|Author:||Tara J. Fenwick,James Parsons,Leona M. English|
|Title:||Spirituality of Adult Education and Training (The Professional Practices in Adult Education and Human Resource Development Series)|
|Format:||lit azw lrf doc|
|ePUB size:||1712 kb|
|FB2 size:||1273 kb|
|DJVU size:||1588 kb|
|Publisher:||Krieger Pub Co; Original edition (April 2003)|
Her co-authors, Tara Fenwick and Jim Parsons, contribute to this seminal professional work that provides "how-to's" for facilitating the experience of spirituality in education and at work.
This work acknowledges that spirituality is an integral part of adult learning and development. ISBN13:9781575241807. Release Date:April 2003.
Start by marking Spirituality Of Adult Education And Training (The Professional Practices In Adult Education And Human Resource Development Series) as Want to Read: Want to Read savin. ant to Read. This work acknowledges that spirituality is an integral part of adult learning and development.
This paper claims that although spirituality is increasingly featured in adult education literature, much is either descriptive or enthusiastically prescriptive. A rather wild eclecticism currently prevails. Professional Practices in Adult Education and Human Resource Development Series. This book explores how spirituality intersects with the lives of adult educators and trainers. The following are among the topics discussed: (1) spirituality's role within the context of adult education and training and defining spirituality (the original spiritual purpose of adult education, as illustrated in the history of the Chautauqua, Antigonish, Highlander, and Mondragon movements, and the need for adult education and training to recover their early concerns for holistic, spiritually informed, and socially responsible practice)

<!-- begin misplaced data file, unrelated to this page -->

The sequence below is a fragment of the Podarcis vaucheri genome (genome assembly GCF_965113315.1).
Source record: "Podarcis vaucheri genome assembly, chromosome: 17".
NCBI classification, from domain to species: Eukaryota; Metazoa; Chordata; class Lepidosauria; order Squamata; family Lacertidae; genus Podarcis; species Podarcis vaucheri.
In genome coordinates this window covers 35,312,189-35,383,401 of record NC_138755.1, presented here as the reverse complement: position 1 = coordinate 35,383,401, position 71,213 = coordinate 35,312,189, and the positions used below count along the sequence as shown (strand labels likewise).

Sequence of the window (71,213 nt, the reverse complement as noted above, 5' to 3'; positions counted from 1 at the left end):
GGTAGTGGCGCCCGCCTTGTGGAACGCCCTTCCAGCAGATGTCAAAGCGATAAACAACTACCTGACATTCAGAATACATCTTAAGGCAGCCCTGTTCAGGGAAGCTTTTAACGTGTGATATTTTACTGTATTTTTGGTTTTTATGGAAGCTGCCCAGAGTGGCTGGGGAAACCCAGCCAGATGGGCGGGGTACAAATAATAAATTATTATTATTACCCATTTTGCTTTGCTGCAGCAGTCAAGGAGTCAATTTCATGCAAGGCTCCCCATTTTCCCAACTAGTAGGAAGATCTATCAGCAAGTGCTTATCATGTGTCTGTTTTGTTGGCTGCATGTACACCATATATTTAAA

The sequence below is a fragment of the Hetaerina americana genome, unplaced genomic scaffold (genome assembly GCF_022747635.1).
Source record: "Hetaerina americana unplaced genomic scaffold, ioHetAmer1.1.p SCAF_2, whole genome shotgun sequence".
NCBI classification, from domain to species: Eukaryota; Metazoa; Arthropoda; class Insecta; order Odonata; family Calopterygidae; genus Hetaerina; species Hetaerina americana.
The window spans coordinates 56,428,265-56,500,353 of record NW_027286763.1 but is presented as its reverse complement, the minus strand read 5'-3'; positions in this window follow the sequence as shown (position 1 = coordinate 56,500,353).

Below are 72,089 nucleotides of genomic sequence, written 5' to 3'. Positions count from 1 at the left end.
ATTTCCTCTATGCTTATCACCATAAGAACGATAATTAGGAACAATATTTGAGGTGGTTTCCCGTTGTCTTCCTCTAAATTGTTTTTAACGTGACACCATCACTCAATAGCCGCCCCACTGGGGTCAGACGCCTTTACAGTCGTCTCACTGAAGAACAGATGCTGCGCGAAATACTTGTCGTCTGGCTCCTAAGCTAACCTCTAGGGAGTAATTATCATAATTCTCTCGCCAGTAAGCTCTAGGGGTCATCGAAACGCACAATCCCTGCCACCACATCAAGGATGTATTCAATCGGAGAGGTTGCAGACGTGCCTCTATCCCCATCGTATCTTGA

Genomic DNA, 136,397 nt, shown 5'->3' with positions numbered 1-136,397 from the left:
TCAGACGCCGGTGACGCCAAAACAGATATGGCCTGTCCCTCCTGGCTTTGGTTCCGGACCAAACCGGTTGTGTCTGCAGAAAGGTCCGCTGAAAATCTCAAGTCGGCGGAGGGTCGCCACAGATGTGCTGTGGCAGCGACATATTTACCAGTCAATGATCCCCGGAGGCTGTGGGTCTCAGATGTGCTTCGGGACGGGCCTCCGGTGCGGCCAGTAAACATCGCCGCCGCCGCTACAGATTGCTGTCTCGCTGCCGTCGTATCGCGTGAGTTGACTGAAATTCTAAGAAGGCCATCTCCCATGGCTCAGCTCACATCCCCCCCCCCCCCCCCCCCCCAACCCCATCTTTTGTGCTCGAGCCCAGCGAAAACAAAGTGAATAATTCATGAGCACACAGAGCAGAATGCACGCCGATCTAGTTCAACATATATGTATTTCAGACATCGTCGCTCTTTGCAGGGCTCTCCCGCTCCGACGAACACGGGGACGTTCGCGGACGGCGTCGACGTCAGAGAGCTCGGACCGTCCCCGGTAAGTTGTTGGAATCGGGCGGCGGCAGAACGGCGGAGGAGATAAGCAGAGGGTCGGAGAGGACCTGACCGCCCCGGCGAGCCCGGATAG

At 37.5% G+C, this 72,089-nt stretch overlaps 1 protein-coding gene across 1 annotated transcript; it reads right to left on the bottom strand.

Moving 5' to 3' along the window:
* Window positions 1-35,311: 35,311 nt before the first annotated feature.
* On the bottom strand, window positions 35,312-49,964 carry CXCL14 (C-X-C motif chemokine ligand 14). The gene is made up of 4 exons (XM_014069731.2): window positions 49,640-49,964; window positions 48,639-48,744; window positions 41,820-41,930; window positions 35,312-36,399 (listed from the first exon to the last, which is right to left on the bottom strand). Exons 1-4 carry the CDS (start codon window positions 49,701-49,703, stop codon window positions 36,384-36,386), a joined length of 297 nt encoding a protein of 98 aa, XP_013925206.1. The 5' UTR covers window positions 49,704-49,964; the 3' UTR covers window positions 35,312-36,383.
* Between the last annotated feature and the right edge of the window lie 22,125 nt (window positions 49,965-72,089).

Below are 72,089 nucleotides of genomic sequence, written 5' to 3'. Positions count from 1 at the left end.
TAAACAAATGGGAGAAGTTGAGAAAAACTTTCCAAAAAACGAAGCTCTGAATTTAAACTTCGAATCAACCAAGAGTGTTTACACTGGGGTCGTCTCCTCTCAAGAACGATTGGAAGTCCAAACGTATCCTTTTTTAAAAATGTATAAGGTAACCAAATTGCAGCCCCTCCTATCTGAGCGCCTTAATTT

After a long hibernation, spirituality is no longer a taboo word in adult education and training. It has been recently reclaimed by some of the very authors who appear in this issue-Elizabeth Tisdell, Cheryl Hunt, Tara Fenwick, and John Dirkx. These writers acknowledge that interest in spirituality has deep roots in our field, from the early years with Yeaxlee, and on through to the writings of Lindeman, Freire, and Horton
The first part contains the classic chapters that describe the roots and principles of andragogy, including a new chapter, which presents Knowles' program planning model.
It takes a lot of moxie to call yourself a definitive classic. However, the subtitle of The Adult Learner is probably correct.
The College of Education’s E. degree in Adult Education & Human Resource Development offers a cognate in Hospitality & Tourism Management. The program focuses on organizational behavior in hospitality, feasibility studies, tourism studies, leadership training, and hospitality management. Admissions decisions are determined by the College of Education. The Doctor of Education (E.
What are adult and higher education practitioners to make of this new emphasis on spirituality? On the one hand, many of us might resonate with hooks' observation that spirituality has a role in breaking the silence that erases our passion as well as a place in higher and adult education. On the other, we may also wonder, as Wuthnow (1998) observes, "whether 'spiritual' has become synonymous with 'flaky'" (p. 1). This Digest provides a summary of the recent literature related to spirituality as it relates to adult learning . The subject of spirituality is currently a theme in workplace and human resource development literature. Bolman and Deal (1995), among others, have discussed its role in leadership development.
The resulting principles of a self-directed, experiential, problem-centered approach to learning have been hugely influential and are still the basis of the learning practices we use today. Understanding these principles is the cornerstone of increasing motivation and enabling adult learners to achieve. Published in: Education.